Who knew that the universe would hurl the darkest, hardest, most brutal shit at me a decade after our last meeting? As I watched the entire cardiac floor rush to my 12-month-old daughter’s bedside after her open-heart surgery — alarms beeping and buzzing — the overhead pages pierced my ears and confirmed my worst nightmare. Unable to hold my baby girl, I rocked back and forth a few feet away for 45 grueling minutes as they worked together to save her life.
I knew on the deepest level the only thing I could do was sit and watch. And surrender. And pray.
Control the controllables, you said. Words that have stayed with me.
The trauma left its tracks on my brain.
Because of you, I learned how to ask for help.
Because of you, I knew I was not broken, even though I felt it.
Because of you, I knew I had the strength inside of me to heal, even though I felt weak.
Because of you, I knew I would find joy again.
Because of you, I knew I could do hard things.
Because of you, I rose from the rubble of my life a truer version of myself.
“Prepare like it’s your turn because you never know when your number will be called,” you said. (And, how cool that we got to watch TB12 live this truth in 2001 during our time together.)
I am forever grateful for the skill set I developed in the two years I worked with you. There are no words that could adequately capture the depth of gratitude I have for you as a human being, teacher, mentor, coach.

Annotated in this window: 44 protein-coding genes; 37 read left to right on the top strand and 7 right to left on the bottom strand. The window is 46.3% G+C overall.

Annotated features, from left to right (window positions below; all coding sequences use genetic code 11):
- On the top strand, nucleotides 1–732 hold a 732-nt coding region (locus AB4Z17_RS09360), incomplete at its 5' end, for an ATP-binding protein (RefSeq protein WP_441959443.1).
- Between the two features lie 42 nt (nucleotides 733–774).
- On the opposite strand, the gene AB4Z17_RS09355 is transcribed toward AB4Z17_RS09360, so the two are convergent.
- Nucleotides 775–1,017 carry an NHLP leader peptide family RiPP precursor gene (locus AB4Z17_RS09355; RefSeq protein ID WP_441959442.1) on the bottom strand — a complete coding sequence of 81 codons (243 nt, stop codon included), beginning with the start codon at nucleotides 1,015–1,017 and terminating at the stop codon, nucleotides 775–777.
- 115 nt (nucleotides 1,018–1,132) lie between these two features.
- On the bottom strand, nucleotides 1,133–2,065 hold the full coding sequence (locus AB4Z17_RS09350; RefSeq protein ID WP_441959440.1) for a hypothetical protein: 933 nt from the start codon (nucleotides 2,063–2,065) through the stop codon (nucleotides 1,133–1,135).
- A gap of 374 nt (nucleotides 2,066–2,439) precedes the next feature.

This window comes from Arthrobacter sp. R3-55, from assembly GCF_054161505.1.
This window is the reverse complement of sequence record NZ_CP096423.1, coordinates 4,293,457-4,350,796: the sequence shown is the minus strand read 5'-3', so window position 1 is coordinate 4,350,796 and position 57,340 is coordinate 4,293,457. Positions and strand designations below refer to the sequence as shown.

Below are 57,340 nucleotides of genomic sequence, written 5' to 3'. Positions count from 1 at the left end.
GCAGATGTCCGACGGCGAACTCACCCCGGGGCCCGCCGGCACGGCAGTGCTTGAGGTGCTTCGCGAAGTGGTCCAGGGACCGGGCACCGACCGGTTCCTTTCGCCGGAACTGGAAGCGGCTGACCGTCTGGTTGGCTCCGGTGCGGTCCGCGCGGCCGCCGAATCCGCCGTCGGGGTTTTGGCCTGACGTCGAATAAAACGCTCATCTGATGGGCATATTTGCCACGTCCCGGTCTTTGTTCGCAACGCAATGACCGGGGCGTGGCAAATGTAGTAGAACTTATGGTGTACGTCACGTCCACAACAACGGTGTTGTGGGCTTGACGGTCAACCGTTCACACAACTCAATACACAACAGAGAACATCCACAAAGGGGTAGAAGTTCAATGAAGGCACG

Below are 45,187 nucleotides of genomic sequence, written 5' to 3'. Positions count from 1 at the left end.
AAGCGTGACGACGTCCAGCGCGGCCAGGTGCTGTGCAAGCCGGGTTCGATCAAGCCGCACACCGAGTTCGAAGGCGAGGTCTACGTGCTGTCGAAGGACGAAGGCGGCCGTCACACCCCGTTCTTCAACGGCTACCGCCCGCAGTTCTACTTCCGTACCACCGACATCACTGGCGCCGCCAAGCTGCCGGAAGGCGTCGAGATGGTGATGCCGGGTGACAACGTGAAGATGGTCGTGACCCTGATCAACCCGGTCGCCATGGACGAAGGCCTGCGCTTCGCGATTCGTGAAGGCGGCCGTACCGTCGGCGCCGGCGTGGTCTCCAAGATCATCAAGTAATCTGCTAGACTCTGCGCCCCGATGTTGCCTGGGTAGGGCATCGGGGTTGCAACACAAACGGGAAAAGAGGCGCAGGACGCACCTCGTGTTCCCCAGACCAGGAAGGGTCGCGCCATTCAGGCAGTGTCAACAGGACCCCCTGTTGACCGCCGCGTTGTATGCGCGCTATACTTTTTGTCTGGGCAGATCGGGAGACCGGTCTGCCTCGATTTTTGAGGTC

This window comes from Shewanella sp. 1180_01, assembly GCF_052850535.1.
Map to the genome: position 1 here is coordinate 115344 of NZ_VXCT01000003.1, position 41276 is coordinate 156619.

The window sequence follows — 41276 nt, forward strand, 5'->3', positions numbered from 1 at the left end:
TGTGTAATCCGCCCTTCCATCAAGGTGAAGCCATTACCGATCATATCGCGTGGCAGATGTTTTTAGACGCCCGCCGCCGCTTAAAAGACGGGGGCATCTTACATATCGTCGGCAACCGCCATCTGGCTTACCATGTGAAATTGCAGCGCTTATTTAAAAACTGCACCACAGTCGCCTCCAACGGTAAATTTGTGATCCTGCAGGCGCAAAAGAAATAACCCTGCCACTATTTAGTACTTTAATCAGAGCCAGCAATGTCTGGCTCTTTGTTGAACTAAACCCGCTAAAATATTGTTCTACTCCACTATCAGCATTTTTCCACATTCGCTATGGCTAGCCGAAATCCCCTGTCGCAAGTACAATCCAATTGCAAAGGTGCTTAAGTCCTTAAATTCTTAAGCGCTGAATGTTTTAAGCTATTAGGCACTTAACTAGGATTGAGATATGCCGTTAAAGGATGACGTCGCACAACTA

In the words of Rumi, “The wound is the place where the light enters you.”
You, G., were the light that reignited the one already inside of me. You helped me navigate the darkness. You helped me step into my light. And when the lights went out again, though you were hundreds of miles away, I carried you with me.
Control the controllables. Yes, sir.
You are part of my story. You are part of my why.
You know what’s pretty powerful?
When you look back on a 17-year-old homework assignment:
And, you’re living it.
Thank you, Greg Harden. Forever and always.
Because of you, I pay it forward.
P.S. Now that cellphones are a thing, we’ll need to grab a picture together when we meet again. xo
Samantha Livingstone is an Olympic gold medalist, transformational speaker, high-performance coach and mama of four. She inspires and empowers others to cultivate the courage, resilience and perseverance needed to let go of perfection and other limiting beliefs so they can live their dream. Samantha candidly shares her battles with her inner critic, depression, perfection, post-traumatic stress disorder (PTSD) and parenting as a working mother because she believes in the transformative power of story, and the strength that comes from knowing we are not alone. She is on a mission to pay forward all she’s learned to help others find joy and live free. A mama of a heart warrior and mama of twins, Samantha and her husband Rob live in the Berkshires with their four girls.
You can learn more about Samantha at www.samanthalivingstone.com.
If you need support right now, call the National Suicide Prevention Lifeline at 1-800-273-8255, the Trevor Project at 1-866-488-7386 or reach the Crisis Text Line by texting “START” to 741-741.